Monday, July 4, 2022

The Brownout Strangler

The not always reliable Wikipedia "reports,"

Edward Joseph Leonski (December 12, 1917 – November 9, 1942) was a United States Army soldier and serial killer responsible for the strangling murders of three women in Melbourne, Australia in 1942. Leonski was known as The Brownout Strangler, given Melbourne's wartime status of keeping low lighting (not as stringent as a wartime blackout). His self-confessed motive for the killings was a twisted fascination with female voices, especially when they were singing, and his claim that he killed the women to "get their voices".[2][3][4]

Leonski is the first and only citizen of another country to have been tried and sentenced to death in Australia under the law of his own country.[5][6]

Although Leonski's crimes were committed in Australia, the trial was conducted under American military law. Leonski confessed to the crimes and was convicted and sentenced to death at a general court-martial on July 17, 1942. American general Douglas MacArthur confirmed the sentence on October 14, and a board of review, appointed by MacArthur, upheld the findings and sentence on October 28. General Court-Martial Order 1 promulgated Leonski's death sentence on November 1. In a departure from normal procedure, on November 4, MacArthur personally signed the order of execution (in subsequent executions this administrative task was entrusted to MacArthur's Chief of Staff, Richard Sutherland). Leonski was hanged at HM Prison Pentridge on November 9.[1][12]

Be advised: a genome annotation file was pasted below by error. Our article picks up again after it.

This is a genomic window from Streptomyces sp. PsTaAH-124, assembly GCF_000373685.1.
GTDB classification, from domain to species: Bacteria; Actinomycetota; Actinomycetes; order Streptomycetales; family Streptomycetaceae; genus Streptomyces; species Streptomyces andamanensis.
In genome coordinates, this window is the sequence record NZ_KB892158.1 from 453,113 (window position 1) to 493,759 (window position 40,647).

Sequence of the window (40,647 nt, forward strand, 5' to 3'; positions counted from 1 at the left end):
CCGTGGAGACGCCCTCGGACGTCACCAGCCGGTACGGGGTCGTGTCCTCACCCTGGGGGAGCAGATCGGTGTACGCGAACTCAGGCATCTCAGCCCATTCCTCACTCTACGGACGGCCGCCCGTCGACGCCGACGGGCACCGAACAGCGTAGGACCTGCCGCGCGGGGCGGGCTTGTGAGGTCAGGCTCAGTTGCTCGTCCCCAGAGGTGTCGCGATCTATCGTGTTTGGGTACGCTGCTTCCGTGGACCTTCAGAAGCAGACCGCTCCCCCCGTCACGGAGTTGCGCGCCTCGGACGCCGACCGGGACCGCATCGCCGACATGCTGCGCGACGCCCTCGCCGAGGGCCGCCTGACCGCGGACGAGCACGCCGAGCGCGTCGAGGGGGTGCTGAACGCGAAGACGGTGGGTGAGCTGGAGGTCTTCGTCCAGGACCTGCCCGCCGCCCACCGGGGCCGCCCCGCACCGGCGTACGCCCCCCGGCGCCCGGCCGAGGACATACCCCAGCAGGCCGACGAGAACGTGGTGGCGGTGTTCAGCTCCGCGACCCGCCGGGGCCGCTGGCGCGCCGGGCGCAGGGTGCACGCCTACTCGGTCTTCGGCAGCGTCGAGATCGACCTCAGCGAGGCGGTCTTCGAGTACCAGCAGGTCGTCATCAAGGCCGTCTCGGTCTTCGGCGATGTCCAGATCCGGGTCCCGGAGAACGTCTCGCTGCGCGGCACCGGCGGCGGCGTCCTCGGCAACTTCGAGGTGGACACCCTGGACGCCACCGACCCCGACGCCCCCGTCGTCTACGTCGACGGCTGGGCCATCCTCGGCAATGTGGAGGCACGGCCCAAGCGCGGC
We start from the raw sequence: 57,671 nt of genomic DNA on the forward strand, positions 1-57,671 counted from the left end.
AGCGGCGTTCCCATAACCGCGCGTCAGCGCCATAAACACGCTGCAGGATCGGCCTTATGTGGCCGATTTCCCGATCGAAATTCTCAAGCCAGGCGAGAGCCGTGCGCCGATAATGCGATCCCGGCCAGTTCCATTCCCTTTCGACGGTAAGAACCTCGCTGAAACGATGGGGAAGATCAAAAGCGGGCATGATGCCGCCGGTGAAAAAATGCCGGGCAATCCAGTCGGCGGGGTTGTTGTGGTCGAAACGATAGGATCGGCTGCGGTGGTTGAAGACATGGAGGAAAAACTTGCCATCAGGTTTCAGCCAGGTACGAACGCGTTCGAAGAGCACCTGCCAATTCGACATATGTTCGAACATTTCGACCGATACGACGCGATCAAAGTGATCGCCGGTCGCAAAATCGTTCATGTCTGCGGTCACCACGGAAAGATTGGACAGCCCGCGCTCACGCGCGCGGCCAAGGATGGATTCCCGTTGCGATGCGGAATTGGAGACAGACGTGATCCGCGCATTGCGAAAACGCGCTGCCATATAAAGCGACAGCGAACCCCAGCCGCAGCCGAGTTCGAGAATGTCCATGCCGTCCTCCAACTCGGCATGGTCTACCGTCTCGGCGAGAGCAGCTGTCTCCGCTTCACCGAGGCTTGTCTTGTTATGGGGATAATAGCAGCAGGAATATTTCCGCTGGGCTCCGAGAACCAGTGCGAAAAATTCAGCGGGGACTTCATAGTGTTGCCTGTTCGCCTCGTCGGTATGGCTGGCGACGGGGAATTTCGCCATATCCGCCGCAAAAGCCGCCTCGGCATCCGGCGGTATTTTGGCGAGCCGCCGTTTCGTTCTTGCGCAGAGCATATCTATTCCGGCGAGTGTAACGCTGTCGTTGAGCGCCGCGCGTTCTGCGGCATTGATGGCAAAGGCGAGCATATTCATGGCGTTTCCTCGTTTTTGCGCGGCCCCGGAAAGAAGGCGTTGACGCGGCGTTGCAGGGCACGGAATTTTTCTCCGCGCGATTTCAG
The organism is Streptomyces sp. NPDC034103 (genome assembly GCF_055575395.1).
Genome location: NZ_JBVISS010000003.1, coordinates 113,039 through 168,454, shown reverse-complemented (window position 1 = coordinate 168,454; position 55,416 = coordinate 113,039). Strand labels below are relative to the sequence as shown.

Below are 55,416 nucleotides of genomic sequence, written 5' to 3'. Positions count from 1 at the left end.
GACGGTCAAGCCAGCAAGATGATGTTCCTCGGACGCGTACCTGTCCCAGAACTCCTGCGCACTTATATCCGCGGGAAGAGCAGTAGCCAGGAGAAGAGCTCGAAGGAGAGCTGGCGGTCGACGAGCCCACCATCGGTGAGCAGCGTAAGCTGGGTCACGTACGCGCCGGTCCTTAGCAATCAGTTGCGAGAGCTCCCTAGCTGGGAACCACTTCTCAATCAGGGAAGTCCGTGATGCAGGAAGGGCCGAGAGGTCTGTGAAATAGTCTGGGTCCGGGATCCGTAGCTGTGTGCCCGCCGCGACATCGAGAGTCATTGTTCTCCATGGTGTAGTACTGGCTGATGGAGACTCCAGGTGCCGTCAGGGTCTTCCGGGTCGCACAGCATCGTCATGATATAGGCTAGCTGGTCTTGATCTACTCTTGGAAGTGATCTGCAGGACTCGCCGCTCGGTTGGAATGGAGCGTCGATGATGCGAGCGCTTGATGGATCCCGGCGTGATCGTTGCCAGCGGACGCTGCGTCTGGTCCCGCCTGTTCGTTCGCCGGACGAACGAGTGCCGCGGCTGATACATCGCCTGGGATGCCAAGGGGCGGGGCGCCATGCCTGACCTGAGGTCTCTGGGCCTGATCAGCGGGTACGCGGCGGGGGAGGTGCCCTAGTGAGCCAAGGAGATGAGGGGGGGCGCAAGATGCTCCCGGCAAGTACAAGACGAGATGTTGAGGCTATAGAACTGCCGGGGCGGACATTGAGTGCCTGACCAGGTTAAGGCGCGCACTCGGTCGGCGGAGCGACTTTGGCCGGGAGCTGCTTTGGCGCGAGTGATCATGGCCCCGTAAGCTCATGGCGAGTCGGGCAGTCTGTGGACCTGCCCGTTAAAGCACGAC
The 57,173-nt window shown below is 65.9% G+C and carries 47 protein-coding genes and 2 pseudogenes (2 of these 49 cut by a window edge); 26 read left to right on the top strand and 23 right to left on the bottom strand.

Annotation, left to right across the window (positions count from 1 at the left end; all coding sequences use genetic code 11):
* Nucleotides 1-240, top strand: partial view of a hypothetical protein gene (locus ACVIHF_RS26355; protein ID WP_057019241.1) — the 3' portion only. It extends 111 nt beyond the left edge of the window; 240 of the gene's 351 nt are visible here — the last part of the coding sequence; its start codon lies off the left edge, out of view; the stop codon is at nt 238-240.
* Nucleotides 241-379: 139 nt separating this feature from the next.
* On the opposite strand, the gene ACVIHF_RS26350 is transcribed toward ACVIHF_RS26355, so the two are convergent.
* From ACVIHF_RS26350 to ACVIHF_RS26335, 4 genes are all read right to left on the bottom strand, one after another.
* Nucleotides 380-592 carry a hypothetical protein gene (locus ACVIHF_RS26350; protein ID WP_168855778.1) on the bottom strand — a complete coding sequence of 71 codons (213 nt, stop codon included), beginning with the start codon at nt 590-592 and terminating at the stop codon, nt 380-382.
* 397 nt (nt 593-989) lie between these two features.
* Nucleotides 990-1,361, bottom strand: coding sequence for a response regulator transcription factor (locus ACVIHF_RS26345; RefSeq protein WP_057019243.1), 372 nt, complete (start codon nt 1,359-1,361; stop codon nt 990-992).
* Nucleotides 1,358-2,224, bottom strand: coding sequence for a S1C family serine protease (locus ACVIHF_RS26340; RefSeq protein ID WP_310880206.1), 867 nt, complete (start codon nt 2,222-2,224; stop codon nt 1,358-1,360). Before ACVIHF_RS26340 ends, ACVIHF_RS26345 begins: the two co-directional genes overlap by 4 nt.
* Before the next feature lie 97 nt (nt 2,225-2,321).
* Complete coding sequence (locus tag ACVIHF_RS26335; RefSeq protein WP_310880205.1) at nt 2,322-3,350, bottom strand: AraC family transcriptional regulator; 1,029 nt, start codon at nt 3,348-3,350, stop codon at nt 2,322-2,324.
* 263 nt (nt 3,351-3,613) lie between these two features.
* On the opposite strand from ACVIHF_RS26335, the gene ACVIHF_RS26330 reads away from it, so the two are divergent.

Leonski's defense attorney, former Colorado lawyer Lieutenant Ira C. Rothgerber, Jr. (1913–1992),[13][14] attempted to win an external review, even from the U.S. Supreme Court, but was unable to do so. Rothgerber was likewise court-martialed on MacArthur’s orders for insubordination in questioning the Army’s handling of the case.


  1. Well, that last little tidbit was a tad disturbing. No chance of having a chilling effect on robust defence in future matters, I suppose ...

    1. What happened with the Rothgerber court-martial? Conviction? Sentence?

    2. No idea. From what I can tell he retired as a LTC and went on to teach at Univ. of Colorado. Maybe.

  2. There's a movie:


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